Home » Sports » Basketball » Men’s Basketball: Keita Bates-Diop emerging as legitimate contender for Big Ten Player of the Year

Men’s Basketball: Keita Bates-Diop emerging as legitimate contender for Big Ten Player of the Year

Ohio State redshirt junior forward Keita Bates-Diop (33) dunks in the second half in the game against Michigan State on Jan. 7 in Value City Arena. Ohio State won 80-64. Credit: Jack Westerheide | Photo Editor

Just as he has all season, redshirt junior forward Keita Bates-Diop put the team on his shoulders in Ohio State’s 80-64 upset victory against No. 1 Michigan State.

He finished the game with a career-high 32 points, seven rebounds and three steals in 35 minutes played.

That type of performance from Bates-Diop has become the norm this season. He has scored double-digit points in all but one game and has recorded seven double-doubles. And against his team’s toughest opponent of the season, he excelled once again, proving his early season success was not the product of weaker opponents.

“We gave him a couple that were just wide open, we were over helping on people,” Michigan State head coach Tom Izzo said. “But I was impressed. I thought he did a great job.”

Ohio State head coach Chris Holtmann has emphasized throughout the year how important Bates-Diop will be to the success of the team. He and senior forward Jae’Sean Tate were two of the returning players with lofty preseason expectations. And both done everything asked of them.

Bates-Diop leads the Big Ten with an average of 20 points per game, ahead of Minnesota junior forward Jordan Murphy by 1.1 points. He is also third in the conference in rebounds per game with 8.8, with Murphy’s 12.7 leading the way. In addition, he is tied for 12th in steals (1.2 per game), seventh in blocked shots (1.6 per game), second in defensive rebounding (7.5 per game), 14th in 3-pointers made (1.9 per game) and eighth in free-throw percentage (82.1 percent).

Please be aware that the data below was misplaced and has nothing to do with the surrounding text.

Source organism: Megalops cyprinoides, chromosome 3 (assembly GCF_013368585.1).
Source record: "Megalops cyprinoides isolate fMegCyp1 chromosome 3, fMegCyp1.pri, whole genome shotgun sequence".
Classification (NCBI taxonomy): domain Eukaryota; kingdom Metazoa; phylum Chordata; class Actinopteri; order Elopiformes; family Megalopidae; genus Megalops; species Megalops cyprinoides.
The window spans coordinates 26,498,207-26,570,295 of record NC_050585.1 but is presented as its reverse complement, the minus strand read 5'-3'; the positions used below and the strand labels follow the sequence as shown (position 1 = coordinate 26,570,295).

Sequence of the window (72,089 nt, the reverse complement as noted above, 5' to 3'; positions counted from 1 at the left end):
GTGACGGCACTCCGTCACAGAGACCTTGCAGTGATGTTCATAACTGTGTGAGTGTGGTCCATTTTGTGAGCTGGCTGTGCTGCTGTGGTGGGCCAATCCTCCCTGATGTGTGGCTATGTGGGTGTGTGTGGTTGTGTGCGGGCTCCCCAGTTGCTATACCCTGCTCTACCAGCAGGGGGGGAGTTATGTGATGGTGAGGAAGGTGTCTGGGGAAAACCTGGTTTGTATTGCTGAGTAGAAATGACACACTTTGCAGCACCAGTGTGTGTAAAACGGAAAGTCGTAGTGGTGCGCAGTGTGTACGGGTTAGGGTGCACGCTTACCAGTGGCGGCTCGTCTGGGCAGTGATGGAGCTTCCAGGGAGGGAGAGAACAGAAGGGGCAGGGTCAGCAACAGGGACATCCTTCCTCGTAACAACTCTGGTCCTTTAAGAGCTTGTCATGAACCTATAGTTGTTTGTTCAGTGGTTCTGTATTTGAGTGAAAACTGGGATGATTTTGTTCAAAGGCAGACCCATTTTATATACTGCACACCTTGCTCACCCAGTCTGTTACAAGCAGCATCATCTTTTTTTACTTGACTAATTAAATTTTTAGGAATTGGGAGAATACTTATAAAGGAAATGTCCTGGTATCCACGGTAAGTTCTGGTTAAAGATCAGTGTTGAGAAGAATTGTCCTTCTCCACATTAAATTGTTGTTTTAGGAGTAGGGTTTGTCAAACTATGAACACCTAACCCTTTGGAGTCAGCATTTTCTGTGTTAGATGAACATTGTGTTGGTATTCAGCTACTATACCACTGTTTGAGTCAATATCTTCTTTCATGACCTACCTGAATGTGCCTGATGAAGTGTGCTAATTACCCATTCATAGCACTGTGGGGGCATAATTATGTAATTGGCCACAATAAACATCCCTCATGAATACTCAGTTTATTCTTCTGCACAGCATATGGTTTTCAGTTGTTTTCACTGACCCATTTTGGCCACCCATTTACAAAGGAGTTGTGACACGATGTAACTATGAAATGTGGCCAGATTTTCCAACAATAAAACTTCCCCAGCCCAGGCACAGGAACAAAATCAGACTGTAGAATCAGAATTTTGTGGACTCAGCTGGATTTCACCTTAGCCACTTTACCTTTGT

The native of Normal, Illinois, has been anything but normal this season for the Buckeyes, and it has Holtmann aware that his star player could be headed to the NBA after the end of this season. Holtmann said Bates-Diop and his family had talked about the prospect of his moving onto the NBA earlier in the year, and decided it was a topic to be explored at a later time.

“I think we’ve been having those thoughts for a little while,” Holtmann said Sunday. “You get in this business for kids to reach their dreams. You really do. So if that happens and he’s got an opportunity like that, I’m going to be so happy for him and his family.”

The health of Bates-Diop has allowed him to have this season. Last year, He dealt with a stress fracture in his left leg that ended his season after nine games and ultimately caused him to take a medical redshirt.

Izzo said he’s always seen the potential in Bates-Diop, having recruited the 6-foot-7 forward before he decided to go to Ohio State. He said even though Bates-Diop made some improvements during the past year, reaching this level was “two-thirds” getting back to full health.

While the injury slowed his development, Bates-Diop said it gave him time to study different aspects of his game and prepare for this campaign.

“Just sitting back and learning the game, re-watching old film, watching us play last season and learning what to do and what not do, and then the new coaching staff came in made us feel very comfortable,” Bates-Diop said.

Finally fully healthy, Bates-Diop is having a breakout campaign, and it could lead to some hardware at the end of the year and a chance to take his talents to the next level. But as Holtmann and Bates-Diop have said, there is still plenty of season left to play, and he will need to maintain this production throughout the rest of the campaign if he hopes to receive the end-of-the-year recognitions.

“There’s so much left to be played. There’s a lot left for us to prove. He’s just got to be Keita and whatever comes out of that, comes out of that,” Holtmann said. “But certainly [the NBA’s] a more and more real possibility. And if that were to happen, we’d be really happy. But we’ve got so much left to kind of learn when it comes to that situation.”

Leave a Reply

Your email address will not be published.